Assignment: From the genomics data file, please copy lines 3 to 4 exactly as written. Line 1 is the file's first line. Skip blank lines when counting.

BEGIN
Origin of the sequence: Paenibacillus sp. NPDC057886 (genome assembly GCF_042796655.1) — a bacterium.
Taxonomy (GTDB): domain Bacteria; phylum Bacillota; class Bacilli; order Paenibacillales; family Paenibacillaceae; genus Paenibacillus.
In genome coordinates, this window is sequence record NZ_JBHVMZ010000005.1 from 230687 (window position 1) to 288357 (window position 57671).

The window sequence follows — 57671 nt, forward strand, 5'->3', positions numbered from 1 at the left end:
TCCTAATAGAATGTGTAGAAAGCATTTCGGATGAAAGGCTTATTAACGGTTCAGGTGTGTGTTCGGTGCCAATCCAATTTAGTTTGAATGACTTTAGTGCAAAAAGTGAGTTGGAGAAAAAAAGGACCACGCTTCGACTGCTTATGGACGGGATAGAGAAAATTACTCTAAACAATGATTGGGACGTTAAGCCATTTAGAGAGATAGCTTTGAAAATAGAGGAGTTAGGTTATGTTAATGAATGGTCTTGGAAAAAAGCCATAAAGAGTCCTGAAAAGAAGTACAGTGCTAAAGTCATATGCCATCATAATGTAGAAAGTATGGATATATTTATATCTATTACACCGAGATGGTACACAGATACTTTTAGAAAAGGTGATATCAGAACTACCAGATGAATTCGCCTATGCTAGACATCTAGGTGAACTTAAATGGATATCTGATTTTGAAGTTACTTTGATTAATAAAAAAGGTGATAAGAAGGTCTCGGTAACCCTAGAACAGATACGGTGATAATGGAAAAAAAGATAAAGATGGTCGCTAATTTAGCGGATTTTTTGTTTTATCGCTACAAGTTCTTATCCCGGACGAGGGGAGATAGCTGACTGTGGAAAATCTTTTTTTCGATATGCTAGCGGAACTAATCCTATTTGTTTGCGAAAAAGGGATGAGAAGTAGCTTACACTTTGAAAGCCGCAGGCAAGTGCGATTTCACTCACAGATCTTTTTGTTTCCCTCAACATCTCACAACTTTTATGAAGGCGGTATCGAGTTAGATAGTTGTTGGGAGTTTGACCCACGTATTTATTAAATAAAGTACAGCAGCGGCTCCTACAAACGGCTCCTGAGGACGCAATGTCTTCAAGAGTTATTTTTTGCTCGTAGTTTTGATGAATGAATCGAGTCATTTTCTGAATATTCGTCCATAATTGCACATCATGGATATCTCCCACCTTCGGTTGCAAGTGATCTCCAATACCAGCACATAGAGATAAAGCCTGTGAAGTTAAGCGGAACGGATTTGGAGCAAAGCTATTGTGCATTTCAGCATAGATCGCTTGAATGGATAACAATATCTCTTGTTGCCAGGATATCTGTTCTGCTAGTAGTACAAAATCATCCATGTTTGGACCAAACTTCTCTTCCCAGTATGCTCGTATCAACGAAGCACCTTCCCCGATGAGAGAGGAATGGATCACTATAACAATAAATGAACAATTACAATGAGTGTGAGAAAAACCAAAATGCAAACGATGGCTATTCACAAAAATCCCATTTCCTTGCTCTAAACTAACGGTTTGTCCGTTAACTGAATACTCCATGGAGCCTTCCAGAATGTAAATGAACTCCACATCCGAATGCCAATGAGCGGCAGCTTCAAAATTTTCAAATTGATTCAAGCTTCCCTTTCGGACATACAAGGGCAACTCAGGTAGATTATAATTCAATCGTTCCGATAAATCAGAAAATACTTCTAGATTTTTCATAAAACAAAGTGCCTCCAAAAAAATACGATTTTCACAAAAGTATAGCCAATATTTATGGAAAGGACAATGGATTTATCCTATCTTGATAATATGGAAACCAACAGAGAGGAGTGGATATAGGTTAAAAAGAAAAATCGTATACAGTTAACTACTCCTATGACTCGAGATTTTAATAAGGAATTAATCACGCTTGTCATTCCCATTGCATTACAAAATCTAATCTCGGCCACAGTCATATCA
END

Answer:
In genome coordinates, this window is sequence record NZ_JBHVMZ010000005.1 from 230687 (window position 1) to 288357 (window position 57671).

The window sequence follows — 57671 nt, forward strand, 5'->3', positions numbered from 1 at the left end: